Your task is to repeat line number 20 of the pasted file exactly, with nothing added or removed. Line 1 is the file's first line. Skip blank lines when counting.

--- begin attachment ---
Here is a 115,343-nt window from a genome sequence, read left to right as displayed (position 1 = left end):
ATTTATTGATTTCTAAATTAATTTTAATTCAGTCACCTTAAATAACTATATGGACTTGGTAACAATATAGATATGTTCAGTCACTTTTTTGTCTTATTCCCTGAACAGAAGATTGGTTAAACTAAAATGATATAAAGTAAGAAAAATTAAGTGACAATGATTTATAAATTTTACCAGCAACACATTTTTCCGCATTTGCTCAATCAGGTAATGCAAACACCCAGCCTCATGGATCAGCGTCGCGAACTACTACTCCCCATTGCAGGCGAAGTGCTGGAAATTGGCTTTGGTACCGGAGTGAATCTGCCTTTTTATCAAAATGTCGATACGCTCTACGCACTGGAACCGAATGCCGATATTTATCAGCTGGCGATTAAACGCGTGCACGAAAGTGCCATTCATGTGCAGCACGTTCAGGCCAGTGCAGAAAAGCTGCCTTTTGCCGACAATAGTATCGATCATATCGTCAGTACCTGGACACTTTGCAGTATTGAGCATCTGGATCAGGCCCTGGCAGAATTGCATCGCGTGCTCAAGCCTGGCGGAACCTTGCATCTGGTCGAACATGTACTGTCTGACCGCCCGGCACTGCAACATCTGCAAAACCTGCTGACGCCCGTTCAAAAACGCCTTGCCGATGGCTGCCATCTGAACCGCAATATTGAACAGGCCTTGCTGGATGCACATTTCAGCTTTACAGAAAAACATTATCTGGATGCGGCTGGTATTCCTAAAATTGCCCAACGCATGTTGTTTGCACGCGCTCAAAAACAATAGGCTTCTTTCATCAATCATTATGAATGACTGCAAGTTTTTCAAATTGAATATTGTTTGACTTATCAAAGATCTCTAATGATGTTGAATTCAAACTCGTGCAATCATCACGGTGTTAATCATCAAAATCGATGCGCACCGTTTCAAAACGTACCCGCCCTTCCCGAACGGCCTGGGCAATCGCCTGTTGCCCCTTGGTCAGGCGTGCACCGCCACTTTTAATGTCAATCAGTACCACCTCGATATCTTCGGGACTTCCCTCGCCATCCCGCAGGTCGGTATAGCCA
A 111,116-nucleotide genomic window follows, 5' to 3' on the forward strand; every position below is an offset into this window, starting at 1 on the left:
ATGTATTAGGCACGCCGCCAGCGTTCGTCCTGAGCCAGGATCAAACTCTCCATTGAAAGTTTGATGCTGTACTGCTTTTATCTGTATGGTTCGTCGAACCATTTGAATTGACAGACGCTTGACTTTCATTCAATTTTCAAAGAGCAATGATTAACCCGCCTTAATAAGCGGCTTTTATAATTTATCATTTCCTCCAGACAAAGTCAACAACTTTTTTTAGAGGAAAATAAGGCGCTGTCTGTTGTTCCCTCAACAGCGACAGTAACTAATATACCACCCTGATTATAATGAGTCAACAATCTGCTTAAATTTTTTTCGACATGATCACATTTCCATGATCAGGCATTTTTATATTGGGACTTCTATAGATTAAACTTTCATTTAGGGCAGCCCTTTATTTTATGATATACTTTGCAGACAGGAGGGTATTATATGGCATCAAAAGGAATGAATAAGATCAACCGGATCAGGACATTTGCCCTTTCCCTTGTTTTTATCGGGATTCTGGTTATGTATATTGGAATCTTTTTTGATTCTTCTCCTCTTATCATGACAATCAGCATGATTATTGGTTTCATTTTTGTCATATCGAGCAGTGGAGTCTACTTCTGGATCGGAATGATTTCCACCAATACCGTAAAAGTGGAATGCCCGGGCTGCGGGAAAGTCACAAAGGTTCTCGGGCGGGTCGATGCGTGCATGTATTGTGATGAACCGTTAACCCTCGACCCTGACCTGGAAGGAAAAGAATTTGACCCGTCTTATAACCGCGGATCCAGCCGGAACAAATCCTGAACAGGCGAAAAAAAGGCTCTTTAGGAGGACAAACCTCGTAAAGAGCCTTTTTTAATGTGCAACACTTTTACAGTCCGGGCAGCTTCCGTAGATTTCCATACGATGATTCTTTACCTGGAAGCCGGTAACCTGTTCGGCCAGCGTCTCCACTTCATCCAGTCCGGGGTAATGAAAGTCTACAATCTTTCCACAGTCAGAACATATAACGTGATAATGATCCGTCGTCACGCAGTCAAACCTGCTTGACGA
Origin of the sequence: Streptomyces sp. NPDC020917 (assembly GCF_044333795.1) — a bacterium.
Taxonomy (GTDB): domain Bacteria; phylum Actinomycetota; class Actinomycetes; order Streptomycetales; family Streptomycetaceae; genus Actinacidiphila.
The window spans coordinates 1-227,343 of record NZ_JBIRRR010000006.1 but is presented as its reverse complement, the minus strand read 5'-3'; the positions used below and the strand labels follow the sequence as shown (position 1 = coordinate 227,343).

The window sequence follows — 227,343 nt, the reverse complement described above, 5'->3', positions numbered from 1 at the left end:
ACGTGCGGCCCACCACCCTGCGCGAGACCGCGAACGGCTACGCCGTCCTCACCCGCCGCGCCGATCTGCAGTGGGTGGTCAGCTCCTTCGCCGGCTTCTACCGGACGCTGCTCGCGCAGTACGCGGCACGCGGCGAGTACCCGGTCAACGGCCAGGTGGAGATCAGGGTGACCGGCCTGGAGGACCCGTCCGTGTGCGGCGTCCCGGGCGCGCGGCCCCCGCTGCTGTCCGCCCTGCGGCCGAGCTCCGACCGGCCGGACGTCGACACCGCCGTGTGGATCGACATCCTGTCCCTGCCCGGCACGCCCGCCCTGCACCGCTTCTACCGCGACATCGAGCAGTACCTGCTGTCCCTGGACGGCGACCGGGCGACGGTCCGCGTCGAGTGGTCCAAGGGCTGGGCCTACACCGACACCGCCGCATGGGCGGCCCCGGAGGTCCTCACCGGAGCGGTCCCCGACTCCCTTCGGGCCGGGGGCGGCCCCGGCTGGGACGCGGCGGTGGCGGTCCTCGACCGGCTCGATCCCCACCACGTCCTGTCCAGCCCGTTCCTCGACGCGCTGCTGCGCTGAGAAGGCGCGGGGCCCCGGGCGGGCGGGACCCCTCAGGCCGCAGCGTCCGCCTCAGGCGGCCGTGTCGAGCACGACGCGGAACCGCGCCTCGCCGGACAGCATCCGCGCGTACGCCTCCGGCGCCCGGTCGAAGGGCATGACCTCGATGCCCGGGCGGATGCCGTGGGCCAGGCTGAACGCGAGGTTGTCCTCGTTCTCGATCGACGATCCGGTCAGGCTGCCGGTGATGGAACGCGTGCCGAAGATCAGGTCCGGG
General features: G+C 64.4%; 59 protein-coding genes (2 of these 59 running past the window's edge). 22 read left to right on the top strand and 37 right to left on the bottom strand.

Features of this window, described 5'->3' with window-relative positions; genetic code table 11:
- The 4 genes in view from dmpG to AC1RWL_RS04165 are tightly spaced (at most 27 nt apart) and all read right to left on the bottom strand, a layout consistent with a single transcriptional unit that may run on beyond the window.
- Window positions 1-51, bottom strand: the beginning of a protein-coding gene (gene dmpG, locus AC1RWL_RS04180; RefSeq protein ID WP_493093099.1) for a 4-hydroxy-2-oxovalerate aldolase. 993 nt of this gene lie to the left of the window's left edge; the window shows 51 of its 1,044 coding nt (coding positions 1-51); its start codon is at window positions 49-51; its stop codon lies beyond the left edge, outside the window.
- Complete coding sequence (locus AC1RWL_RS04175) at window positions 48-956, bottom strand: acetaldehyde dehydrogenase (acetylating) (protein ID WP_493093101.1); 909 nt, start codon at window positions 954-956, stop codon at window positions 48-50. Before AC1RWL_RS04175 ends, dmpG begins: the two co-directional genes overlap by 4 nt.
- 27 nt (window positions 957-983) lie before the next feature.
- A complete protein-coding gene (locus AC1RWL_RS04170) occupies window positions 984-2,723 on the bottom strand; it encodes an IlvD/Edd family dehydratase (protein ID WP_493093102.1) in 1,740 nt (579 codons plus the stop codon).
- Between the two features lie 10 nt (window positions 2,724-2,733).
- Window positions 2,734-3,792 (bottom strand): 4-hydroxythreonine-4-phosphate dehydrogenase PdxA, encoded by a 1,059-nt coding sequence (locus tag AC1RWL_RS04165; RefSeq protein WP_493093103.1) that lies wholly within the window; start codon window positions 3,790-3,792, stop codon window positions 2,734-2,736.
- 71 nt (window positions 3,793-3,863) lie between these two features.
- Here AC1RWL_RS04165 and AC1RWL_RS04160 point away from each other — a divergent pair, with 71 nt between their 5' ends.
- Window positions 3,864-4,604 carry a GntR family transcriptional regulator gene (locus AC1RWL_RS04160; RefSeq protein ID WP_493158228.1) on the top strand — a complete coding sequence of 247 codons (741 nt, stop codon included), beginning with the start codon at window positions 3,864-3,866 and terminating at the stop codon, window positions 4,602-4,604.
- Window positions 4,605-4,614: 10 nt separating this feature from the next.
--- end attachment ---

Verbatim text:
- Here AC1RWL_RS04165 and AC1RWL_RS04160 point away from each other — a divergent pair, with 71 nt between their 5' ends.